The hot news stories this week were the early release articles highlighted at the American College of Cardiology (ACC) meetings. We will save most of those stories for our upcoming summary of the meeting. Let it be said however that there is serious zetia fatigue around these parts, as the same controversial article made the rounds on the news cycles for the second time now that it was officially released. Unfortunately most of us have had our fill of negative studies being paraded out one after another all concluding that one of our new “blockbuster” drugs is not quite as effective as we thought. The fact that any drug can become a blockbuster before the full story and evidence is clear is as much our fault as it is the pharmaceutical industry’s. Maybe one day we as physicians will learn to fight back against direct to consumer/direct to doctor advertising before we over-prescribe the latest and greatest…yes the jury is still out about zetia, avandia, olanzapine and the like, but on the other hand the jury is not in either…ok I’ll get off my soapbox now, let’s move on to this week in internal medicine:
There is one article from the ACC I thought I’d highlight for it’s clinical applicability. I’m not sure about you but extrapolating the current JNC VII targets to our very aged, (elderly, geriatric, really old, what’s the politically correct term here?) is difficult. Frequently my hypertensive patients complain of dizziness, malaise and fatigue, symptoms that all usually get better when I back off their antihypertensives. The NEJM this week reminds us however that patients over the age of 80 need treatment for their hypertension. Specifically they showed that treating these patients, with indapamide showed a statistically significant benefit in all cause moratlity albeit at a target of150/80, a reasonable number in my view. Quality of life, so often overlooked while everyone shouts about target goals and performance measures, certainly should be factored in when treating our patients.
Not only has Gardasil, the HPV vaccine, been a controversial addition to our immunization inventory, but there is now controversy as to who should be tested for high risk HPV in addition to a pap smear. The Annals of Internal Medicine this week reports a study of 10,000 women who underwent pap and HPV dna testing. 15% of women with normal pap results tested positive for high risk HPV. What to do with this information is confusing. Likely, it will lead to discussions about weighing the chance that even with a negative pap they can still have HPV. If the patient is found to be positive this might lead to an unnecessary colposcopy. There are no guidelines available yet telling us who to test for high risk HPV. My guess is soon we’ll be seeing the recommendation that we should let the patient guide us. Sounds eerily similar to the discussion we have with our patients about an elevated psa. If we’re confused, imagine how our patients will feel.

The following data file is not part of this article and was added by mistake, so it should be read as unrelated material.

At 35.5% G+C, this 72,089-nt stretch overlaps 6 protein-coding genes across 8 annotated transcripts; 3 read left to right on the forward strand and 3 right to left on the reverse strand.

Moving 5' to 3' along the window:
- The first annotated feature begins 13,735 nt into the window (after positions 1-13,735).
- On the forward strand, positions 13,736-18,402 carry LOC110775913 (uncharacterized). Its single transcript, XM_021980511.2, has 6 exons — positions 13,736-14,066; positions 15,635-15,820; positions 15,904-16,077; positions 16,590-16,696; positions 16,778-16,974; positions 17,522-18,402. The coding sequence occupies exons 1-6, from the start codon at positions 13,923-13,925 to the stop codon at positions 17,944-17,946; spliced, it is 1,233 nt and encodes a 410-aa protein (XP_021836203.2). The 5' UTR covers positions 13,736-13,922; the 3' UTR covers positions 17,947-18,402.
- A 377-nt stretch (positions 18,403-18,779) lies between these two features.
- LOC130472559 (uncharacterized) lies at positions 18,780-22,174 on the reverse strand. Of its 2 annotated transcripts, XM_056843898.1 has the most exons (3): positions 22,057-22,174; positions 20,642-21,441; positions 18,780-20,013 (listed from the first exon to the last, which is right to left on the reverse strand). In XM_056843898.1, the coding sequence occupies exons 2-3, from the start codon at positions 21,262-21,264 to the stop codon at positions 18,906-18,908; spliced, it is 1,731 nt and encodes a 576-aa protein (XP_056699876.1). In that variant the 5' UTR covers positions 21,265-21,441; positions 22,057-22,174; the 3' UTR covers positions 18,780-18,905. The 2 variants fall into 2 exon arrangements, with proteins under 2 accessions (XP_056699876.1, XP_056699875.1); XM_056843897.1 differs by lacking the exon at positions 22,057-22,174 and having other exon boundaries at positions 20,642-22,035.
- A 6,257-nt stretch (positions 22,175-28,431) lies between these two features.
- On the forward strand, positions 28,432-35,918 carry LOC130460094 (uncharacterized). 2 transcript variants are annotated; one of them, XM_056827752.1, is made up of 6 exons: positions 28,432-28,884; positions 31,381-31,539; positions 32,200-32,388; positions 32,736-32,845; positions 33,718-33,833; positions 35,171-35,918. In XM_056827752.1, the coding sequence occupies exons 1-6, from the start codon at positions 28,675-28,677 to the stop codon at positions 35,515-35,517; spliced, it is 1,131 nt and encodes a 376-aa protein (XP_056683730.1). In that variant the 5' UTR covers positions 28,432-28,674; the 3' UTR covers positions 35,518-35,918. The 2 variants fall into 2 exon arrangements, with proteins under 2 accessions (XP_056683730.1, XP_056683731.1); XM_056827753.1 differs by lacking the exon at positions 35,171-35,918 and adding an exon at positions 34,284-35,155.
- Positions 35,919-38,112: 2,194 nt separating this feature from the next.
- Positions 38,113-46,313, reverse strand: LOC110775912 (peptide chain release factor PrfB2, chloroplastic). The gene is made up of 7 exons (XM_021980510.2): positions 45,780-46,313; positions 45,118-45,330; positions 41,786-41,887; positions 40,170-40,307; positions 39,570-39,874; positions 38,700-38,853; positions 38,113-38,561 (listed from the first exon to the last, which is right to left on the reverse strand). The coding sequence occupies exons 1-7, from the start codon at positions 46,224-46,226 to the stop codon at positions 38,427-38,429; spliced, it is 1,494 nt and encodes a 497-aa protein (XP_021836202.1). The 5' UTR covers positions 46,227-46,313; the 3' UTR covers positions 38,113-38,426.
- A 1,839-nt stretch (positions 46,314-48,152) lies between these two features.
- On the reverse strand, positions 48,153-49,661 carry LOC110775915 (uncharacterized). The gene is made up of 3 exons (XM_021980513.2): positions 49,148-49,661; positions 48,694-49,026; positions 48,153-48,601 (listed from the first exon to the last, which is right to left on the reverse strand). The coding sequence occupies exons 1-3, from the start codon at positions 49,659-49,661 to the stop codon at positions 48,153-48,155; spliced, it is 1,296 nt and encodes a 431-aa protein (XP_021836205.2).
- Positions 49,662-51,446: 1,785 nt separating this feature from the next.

And now for a bit of good news on the subject of death…Circulation this week updates their resuscitation guidelines and recommends that bystanders to a cardiac arrest should no longer perform mouth to mouth resuscitation. If you find a person pulseless, simply compress hard and fast ~100 compressions/minutes ~2 inches deep. Multiple studies have shown this strategy to be equivalent to conventional cardio-pulmonary resusitation. Hopefully this will embolden many more witnesses who may have been previously reluctant to take the lead when they witness someone collapse.
Also making headlines this week in the lay press is a survey released by the US Department of Health and Human Services that showed patients are frequently dissatisfied with their communication with hospital staff. This survey covered all facets of an admission including discharge information, medications, follow-up information, call buttons and pain. Patients faulted everyone in the system including nurses and doctors. We’ll definitely be hearing more about this as we did about medical errors a few years ago. JCAHO already is focusing on communication and handoffs.
The USPTF took a stand this week giving a grade D recommendation (against) routine screening with pulmonary function tests.
Some good news about thiazolidinediones, the PERISCOPE trial in JAMA shows that pioglitzone treatment in Type 2 DM showed a lower rate of progression of coronary atherosclerosis compared with glimepride by coronary ultrasound.
3 studies were released in Nature and Nature Genetics showing a genetic link for not only the development of lung cancer but also for nicotine addiction.
And from the maybe it was obvious to you but we thought we’d do a study anyway department, scientists at Kaiser Permanente have confirmed that a potbelly (central obesity) is a risk factor for dementia. For our readers at this point, whatever you do, don’t look down…
Have a great week…